Tengai, known as Sengoku Blade in Japan, is the 1996 sequel to Psikyo’s first arcade shoot-em-up, Samurai Aces.
Samurai Aces is a vertically scrolling shoot-em-up which stood out from the crowd in 1993 thanks to it’s lovely feudal Japanese steampunk design and eclectic bunch of pilot characters. Read my review of Samurai Aces for Nintendo Switch.
Psikyo’s sequels tend to be similar in approach to their preceding games but Tengai is different: rather than stick to their tried and tested vertical shmup formula they decided to mix it up with a horizontally scrolling approach. The game still shares the feudal Japanese theme from Samurai Aces but gone are the aircraft such as the X-Wing fighter or F-15. Instead our characters can fly around the screen using magical powers. As a result, the game feels refreshingly different to many of Psikyo’s shoot-em-up games.
Two characters from the previous game have returned: the titular monk Tengai, and the lovely Miko who has shed her tomboy image for a more ‘grown-up’ look. One-eyed samurai Ayin also returns as a secret character – to access him you need to select the random character and press up (x3), down (x3), up (x7).
New characters include young ninjas Sho and Junis, and Katana the robot samurai. On the whole it’s an interesting group of characters who all have different weapons and characteristics. What makes things even more interesting is that each character has a special ‘friend’ accompanying them for extra firepower. These companions range from animals such as a hawk and spirit monkey to inanimate objects such as a sword or mirror. My personal favourite is Junis with her fire-breathing lemur called Socrates. You can power up your character and their magic ‘friend’ by picking up power-ups as you play.
In game, the characters have lovely animation: I love the way their hair and clothes bristle in the wind and their legs dangle as you move around the screen. They also have a nice little running animation if you run along the ground.
Whilst hitting a bullet will kill you, if you bump directly into an enemy you won’t die but will instead lose your power-ups. The game’s hit-detection is not terribly clear so bullets won’t kill you if they pass over your legs (only torso/head hits kill). You could look at this as being quite forgiving however I’m sure there are hardcore shmup fans out there who demand pixel perfect hit boxes.
The controls are fairly standard for a Psikyo game with Y serving as shoot button which, if held down, generates a powerful charge shot delivered by the magical ‘companion’ (different for each character). A is a handy autofire and X/B are your ‘bomb’ buttons. The game supports 2 players and handles quite nicely using the Switch’s Joy-Cons.
Another classic feature of many Psikyo shooters is that the first four levels are randomly selected each time you play the game. This helps keep things fresh. The developer Zerodiv have included a little cheat which enables you to choose your starting level from the main screen by pressing Y instead of A to start the game.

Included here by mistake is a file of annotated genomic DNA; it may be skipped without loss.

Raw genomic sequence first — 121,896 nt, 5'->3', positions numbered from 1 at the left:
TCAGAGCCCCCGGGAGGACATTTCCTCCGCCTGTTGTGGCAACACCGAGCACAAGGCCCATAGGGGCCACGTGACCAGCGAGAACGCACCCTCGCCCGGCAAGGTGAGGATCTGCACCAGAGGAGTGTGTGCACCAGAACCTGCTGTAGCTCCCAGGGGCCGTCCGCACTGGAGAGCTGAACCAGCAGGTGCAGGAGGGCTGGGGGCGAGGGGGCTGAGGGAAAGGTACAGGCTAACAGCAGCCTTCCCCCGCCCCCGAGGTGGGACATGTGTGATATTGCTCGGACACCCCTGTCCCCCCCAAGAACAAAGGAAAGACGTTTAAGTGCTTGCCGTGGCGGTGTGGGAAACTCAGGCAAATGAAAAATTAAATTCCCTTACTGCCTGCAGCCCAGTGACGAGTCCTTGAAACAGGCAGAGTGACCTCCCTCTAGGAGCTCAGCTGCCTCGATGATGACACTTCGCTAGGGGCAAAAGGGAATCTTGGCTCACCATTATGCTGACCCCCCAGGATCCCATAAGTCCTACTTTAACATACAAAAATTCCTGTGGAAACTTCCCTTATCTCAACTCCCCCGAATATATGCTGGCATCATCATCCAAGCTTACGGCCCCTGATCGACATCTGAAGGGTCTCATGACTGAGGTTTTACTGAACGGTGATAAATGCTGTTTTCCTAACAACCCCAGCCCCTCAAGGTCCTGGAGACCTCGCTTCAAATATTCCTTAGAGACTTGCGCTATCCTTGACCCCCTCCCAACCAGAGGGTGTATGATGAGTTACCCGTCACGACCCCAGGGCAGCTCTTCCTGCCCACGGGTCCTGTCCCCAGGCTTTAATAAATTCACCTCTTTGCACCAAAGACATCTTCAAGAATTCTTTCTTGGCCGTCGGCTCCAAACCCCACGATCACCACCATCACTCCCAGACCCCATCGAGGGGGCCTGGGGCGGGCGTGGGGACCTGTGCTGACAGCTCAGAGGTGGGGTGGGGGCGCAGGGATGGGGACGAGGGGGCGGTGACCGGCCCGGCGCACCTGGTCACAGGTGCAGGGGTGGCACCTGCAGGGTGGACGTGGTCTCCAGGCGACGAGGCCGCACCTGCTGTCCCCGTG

Tengai has some lovely parallax scrolling and levels look stunning as you fly high over forests, clouds and Japanese rooftops – levels from the original Samurai Aces game given a new twist thanks to the horizontal view. Even the underwater Buddha heads make a return. Levels are varied and each is beautifully detailed. As with the first game, there are some distinctive bad guys and huge bosses which take some beating so use your bombs wisely. One minor criticism is that although the music perfectly matches the feudal Japanese atmosphere, I tend to prefer banging soundtracks when I play this type of game.
The game has the standard Psikyo 7 difficulty levels from ‘monkey’ to ‘very hard’. The gameplay is very challenging and progressing through levels even on normal difficulty is very rewarding. You can increase the number of lives from the in-game menu but I recommend you stick to the default credits and attempt to master the game. It’s just a pity that Zerodiv hasn’t included an online scoreboard as Hamster do with their ACA Neo Geo games.
Zerodiv has included options to widen the screen (not really recommended) and graphical filters to add scan-lines. The game also has some nice wallpaper to fill the sides of the screen which complements the game’s style.
Tengai is available to download now from the Nintendo eShop for £6.99 (UK price). This represents good value for money for fans of shoot-em-ups. Overall, the game’s positives far outweigh the slight negatives such as lack of online scoreboard.
In summary, Tengai is an unusual, beautiful and very challenging shoot-em-up. Its departure from the signature Psikyo vertical scrolling levels makes a refreshing change and as a result it feels a bit less dated than Samurai Aces. Although different in style, Tengai stands shoulder to shoulder with Psikyo’s other classic titles such as Strikers 1945 and Gunbird, and for fans of this genre, it is yet another must-own title added to the Nintendo Switch’s growing library of shoot-em-up classics.